3 crucial investing lessons you can learn from the late Daniel Kahneman

On 27 March 2024, Daniel Kahneman, the renowned cognitive psychologist, famous for his work on decision-making, sadly passed away.

His research greatly improved our understanding of how the brain works when making choices, and some of the thought patterns and biases that could lead to poor decision-making. Kahneman applied these theories to the financial world and in 2002, was awarded the Nobel Prize in Economics.

Daniel Kahneman’s theories are as relevant today as they were when he first developed them, and they could inform your investment strategy. Most importantly, the teachings might stop you from making mistakes that could affect your returns or increase your exposure to risk.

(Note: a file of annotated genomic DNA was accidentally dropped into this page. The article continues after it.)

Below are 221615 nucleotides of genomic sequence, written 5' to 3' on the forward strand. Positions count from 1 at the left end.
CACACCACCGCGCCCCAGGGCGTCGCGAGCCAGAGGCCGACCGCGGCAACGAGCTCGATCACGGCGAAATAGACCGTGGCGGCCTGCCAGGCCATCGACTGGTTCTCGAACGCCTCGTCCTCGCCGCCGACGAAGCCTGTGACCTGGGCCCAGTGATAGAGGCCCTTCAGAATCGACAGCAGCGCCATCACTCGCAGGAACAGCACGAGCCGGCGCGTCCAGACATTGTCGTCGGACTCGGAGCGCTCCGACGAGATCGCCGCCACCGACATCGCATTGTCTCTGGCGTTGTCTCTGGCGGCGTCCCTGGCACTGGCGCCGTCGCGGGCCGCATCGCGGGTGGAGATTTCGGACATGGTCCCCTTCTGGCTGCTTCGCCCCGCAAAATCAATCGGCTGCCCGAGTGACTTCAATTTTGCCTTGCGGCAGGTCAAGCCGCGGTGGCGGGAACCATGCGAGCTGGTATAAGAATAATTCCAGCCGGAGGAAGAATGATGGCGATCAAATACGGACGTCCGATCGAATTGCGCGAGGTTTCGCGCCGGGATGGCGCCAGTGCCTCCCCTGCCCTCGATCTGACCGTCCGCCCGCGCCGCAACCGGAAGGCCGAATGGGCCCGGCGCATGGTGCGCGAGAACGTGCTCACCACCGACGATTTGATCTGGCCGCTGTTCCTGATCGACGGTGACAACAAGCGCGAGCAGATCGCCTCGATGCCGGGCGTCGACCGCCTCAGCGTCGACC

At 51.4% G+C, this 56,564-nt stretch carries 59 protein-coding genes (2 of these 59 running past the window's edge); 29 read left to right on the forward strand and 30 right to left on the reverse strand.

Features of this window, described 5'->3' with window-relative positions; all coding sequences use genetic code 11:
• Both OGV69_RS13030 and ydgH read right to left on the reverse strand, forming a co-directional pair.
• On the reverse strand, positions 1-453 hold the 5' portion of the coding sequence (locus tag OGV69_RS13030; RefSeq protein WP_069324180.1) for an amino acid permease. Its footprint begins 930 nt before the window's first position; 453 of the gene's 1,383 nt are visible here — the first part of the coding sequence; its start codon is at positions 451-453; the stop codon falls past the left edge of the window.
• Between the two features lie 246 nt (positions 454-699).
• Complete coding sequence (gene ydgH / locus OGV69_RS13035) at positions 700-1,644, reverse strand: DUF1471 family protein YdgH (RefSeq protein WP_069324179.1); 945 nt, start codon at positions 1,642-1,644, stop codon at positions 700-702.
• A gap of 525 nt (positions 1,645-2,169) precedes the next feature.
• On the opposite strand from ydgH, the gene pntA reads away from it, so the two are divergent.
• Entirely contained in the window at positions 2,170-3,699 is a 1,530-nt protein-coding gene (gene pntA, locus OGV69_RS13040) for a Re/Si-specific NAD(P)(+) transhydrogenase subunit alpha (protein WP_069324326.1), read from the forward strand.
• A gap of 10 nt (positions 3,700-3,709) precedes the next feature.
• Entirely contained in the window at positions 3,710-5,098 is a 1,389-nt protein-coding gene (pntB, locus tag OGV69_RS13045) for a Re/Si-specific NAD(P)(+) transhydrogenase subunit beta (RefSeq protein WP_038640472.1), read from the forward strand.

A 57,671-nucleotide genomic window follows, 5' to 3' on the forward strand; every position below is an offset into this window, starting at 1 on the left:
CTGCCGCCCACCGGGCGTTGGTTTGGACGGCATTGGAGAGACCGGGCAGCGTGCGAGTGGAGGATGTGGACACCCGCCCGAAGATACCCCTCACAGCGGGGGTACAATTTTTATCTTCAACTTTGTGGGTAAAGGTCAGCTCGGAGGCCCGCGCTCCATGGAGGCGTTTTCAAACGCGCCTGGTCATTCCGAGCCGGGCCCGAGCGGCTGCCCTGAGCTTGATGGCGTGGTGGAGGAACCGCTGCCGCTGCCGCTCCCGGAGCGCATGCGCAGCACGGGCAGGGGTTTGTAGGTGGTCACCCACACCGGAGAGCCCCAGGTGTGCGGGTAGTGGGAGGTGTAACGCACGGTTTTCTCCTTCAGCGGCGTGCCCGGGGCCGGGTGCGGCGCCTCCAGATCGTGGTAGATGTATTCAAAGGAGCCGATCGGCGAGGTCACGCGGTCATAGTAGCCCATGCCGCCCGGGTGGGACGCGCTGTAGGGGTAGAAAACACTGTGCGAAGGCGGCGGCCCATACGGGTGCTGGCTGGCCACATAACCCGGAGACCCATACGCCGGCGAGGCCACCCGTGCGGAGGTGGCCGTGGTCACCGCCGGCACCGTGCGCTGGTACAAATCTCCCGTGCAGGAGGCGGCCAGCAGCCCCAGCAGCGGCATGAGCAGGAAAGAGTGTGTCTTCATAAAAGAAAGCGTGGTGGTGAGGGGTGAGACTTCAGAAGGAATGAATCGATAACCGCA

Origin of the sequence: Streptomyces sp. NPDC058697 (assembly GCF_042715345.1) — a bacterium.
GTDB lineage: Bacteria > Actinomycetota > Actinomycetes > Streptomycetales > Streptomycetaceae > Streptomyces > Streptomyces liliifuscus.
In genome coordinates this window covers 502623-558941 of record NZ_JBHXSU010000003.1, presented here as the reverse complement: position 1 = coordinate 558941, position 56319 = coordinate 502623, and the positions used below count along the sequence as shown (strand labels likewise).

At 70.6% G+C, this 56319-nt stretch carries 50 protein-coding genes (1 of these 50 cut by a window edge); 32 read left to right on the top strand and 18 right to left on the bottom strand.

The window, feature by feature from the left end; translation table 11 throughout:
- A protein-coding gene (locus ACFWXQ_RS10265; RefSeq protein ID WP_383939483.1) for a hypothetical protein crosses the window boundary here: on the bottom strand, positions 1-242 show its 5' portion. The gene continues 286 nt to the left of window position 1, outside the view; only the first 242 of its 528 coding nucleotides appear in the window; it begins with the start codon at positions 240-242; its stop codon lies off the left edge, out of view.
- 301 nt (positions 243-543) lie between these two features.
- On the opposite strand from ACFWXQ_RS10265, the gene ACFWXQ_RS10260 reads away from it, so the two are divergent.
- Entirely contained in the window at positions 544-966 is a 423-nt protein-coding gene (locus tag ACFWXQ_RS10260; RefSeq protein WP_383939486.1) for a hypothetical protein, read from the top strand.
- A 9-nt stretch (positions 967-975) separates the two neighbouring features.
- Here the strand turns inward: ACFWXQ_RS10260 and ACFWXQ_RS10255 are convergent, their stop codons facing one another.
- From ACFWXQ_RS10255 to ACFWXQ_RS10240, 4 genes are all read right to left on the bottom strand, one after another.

Read on to learn three crucial investing lessons from the late Daniel Kahneman.

1. Activate the logical part of your brain when making investment decisions

Economists championed Daniel Kahneman for his many insights into human behaviour and how it affects financial decision-making. Yet, it was his theory about “System 1” and “System 2” thinking that was perhaps most influential.

Previously, psychologists believed that we were essentially rational beings, gathering and weighing up all available information before making decisions. Kahneman argued that isn’t the case.

Instead, he suggested that we have two ways of thinking – System 1 and System 2.